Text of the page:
Specifically, Yang has developed a technique named molecular tension fluorescence microscopy (MTFM) that employs single elastic molecules—DNA, protein, and polymer— as sensors to visualize membrane receptor mediated forces at the piconewton level. “One piconewton is the weight of one trillionth of an apple and surprisingly, pN forces regulate biochemical signaling pathways,” says Yang. These forces are too small for scientists to measure using conventional methods. Existing tools aren’t sensitive enough or they are inefficient.

“Until our method kicks in,” says Yang.

Yang has combined nanotechnology and the “easy” surface chemistry of gold nanoparticles to make MTFM probes more effective. “These gold particle sensors are spring scales at nanoscale ,” says Yang. “Compared to previous techniques, these probes are of significantly enhanced sensitivity, stability and amenable for detecting forces mediated by almost all kinds of cell receptors.”

The improvements have caught the attention of researchers in other Emory units—and even nationally and internationally. Yang has collaborated with the Evavold Lab in the Department of Immunology at Emory to help them measure mechanical forces mediated by different immune cells. He also has collaborators from as far away as New York and Germany.

Regarding these collaborations, Yang says: “The need to be trained [to use this method] is very high. The method is not hard, it’s easy. So people usually spend a few days and they should be able to master it…and we still maintain quite tight collaboration. We not only teach them how to make it, we actually get involved in the scientific questions they care about and continue this collaboration.”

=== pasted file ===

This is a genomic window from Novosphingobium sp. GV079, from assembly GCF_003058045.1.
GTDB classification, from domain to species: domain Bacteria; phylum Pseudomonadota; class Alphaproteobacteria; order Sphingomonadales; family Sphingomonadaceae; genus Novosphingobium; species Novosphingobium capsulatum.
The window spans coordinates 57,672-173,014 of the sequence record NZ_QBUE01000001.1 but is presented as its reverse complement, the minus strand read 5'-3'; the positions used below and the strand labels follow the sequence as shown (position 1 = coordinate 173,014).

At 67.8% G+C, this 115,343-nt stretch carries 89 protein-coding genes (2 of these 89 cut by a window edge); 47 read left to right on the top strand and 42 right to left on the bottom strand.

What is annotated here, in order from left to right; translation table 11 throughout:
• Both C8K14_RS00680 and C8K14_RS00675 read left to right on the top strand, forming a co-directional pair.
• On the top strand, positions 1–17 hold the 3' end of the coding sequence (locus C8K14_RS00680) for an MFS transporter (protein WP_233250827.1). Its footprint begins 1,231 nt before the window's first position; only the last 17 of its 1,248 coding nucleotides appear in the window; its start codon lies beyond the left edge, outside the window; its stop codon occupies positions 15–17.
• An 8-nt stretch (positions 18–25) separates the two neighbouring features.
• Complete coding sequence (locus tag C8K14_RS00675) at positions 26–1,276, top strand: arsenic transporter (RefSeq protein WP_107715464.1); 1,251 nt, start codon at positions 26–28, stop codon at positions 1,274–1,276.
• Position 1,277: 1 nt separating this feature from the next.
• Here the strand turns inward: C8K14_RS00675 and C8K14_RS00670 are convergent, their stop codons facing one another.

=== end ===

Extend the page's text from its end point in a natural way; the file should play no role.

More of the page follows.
Recently, Yang’s success in developing the new method was recognized with the department’s highest graduate student honor, the Quayle Outstanding Student Award. Speaking of Yang’s progress shortly after the award ceremony, advisor Khalid Salaita praised Yang’s work ethic as well as his science: “Yang was a real pleasure to have in the lab. He was incredibly thoughtful, well read, and intensely motivated. More than anyone else I’ve worked with, Yang displayed a keen instinct for experimental design. He spent countless hours in the dark microscope room collecting data and working around the clock fueled up with his favorite bbq Pringles and excited by the science.”